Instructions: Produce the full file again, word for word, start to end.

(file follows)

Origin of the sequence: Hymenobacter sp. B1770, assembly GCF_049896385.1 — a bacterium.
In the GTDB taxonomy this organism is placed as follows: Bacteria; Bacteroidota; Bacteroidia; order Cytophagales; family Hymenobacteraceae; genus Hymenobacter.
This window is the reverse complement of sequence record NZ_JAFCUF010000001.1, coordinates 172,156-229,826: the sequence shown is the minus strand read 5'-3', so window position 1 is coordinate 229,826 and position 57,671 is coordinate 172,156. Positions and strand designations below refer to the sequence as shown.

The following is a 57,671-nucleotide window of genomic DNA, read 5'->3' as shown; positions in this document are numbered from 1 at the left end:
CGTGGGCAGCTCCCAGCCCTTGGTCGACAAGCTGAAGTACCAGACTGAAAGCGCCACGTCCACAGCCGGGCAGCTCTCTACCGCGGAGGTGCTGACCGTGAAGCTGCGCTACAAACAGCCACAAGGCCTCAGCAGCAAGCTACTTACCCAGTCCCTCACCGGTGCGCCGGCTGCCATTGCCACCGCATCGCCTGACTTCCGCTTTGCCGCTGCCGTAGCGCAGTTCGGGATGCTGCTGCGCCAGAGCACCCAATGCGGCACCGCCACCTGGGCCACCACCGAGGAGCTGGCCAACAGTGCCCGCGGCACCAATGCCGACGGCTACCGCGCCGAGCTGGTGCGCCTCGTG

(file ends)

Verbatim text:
Origin of the sequence: Hymenobacter sp. B1770, assembly GCF_049896385.1 — a bacterium.
In the GTDB taxonomy this organism is placed as follows: Bacteria; Bacteroidota; Bacteroidia; order Cytophagales; family Hymenobacteraceae; genus Hymenobacter.
This window is the reverse complement of sequence record NZ_JAFCUF010000001.1, coordinates 172,156-229,826: the sequence shown is the minus strand read 5'-3', so window position 1 is coordinate 229,826 and position 57,671 is coordinate 172,156. Positions and strand designations below refer to the sequence as shown.

The following is a 57,671-nucleotide window of genomic DNA, read 5'->3' as shown; positions in this document are numbered from 1 at the left end:
CGTGGGCAGCTCCCAGCCCTTGGTCGACAAGCTGAAGTACCAGACTGAAAGCGCCACGTCCACAGCCGGGCAGCTCTCTACCGCGGAGGTGCTGACCGTGAAGCTGCGCTACAAACAGCCACAAGGCCTCAGCAGCAAGCTACTTACCCAGTCCCTCACCGGTGCGCCGGCTGCCATTGCCACCGCATCGCCTGACTTCCGCTTTGCCGCTGCCGTAGCGCAGTTCGGGATGCTGCTGCGCCAGAGCACCCAATGCGGCACCGCCACCTGGGCCACCACCGAGGAGCTGGCCAACAGTGCCCGCGGCACCAATGCCGACGGCTACCGCGCCGAGCTGGTGCGCCTCGTG